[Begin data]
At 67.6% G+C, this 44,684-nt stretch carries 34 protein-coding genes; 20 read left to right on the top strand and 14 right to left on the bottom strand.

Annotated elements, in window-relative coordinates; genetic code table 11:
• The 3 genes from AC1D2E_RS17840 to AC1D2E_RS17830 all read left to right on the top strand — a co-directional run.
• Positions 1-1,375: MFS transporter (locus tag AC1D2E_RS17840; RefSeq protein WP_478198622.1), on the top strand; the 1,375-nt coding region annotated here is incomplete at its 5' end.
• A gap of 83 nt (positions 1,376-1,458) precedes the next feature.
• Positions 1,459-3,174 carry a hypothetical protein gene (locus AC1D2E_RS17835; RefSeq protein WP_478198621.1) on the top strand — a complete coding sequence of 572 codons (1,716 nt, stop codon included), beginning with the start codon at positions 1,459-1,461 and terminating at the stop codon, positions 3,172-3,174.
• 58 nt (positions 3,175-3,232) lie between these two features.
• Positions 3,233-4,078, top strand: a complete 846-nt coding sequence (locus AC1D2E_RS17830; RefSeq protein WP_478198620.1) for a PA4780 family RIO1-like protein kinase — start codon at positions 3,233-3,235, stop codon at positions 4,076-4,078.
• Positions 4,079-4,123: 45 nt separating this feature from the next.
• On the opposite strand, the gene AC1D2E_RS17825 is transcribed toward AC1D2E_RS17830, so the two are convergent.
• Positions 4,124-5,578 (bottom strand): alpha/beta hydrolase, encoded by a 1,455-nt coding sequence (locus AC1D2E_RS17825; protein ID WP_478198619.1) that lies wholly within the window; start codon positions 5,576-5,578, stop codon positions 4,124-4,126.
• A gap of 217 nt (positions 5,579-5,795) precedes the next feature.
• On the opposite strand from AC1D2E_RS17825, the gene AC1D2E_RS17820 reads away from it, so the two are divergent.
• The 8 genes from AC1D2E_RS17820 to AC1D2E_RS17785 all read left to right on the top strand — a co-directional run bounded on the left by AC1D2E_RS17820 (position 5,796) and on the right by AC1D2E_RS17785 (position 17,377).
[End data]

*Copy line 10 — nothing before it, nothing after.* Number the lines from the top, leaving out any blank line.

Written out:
• On the opposite strand, the gene AC1D2E_RS17825 is transcribed toward AC1D2E_RS17830, so the two are convergent.